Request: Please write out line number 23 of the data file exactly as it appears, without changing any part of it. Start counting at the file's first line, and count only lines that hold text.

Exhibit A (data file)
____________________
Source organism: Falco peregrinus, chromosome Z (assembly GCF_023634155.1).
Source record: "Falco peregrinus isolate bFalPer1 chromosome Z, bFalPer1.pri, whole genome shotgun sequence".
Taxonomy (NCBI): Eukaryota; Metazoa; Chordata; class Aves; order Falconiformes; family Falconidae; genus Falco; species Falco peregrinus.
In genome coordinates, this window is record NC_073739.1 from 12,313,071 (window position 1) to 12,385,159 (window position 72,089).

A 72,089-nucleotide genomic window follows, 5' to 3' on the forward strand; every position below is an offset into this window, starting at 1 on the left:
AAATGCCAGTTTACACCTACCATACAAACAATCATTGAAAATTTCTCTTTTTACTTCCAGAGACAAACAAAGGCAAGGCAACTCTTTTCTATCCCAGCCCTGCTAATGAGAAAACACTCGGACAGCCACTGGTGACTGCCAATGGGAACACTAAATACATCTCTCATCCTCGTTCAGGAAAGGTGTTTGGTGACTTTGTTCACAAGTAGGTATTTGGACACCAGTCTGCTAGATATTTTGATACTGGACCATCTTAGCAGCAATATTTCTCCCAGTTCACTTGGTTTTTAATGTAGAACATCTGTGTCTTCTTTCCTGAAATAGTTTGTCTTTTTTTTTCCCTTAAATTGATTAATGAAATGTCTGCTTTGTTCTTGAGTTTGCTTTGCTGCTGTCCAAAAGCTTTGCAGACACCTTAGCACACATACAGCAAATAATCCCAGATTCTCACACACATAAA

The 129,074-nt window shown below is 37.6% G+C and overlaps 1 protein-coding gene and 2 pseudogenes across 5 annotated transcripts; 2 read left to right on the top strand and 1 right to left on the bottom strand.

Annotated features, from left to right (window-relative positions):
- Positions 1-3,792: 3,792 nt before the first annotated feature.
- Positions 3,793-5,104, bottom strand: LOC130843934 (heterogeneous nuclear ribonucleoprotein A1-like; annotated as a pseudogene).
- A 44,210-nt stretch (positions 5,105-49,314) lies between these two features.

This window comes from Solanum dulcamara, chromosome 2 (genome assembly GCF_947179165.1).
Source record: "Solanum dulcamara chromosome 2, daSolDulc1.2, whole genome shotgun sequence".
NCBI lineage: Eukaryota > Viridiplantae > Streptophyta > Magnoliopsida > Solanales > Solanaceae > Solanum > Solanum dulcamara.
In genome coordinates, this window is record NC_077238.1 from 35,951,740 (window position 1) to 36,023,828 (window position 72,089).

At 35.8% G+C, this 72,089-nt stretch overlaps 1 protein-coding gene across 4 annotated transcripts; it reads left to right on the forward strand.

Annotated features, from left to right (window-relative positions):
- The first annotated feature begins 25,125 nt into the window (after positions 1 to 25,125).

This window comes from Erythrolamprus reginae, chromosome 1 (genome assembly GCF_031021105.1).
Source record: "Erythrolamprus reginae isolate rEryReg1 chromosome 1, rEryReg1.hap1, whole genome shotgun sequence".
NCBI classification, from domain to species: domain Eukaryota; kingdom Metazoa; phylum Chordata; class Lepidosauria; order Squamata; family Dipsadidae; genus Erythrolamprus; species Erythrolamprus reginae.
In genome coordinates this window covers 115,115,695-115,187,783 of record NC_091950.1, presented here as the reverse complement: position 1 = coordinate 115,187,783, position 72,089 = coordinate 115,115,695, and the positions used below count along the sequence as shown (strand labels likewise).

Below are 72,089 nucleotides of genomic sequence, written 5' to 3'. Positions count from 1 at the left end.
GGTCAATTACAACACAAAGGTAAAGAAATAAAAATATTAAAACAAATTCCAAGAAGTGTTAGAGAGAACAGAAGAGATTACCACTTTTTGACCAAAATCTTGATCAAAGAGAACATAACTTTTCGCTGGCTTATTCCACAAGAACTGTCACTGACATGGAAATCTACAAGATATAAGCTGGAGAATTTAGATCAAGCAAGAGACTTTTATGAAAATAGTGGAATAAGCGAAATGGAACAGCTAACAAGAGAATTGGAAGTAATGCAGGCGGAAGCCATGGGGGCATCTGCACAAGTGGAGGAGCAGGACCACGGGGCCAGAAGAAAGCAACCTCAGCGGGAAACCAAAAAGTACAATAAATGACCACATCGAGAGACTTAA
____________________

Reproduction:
Below are 72,089 nucleotides of genomic sequence, written 5' to 3'. Positions count from 1 at the left end.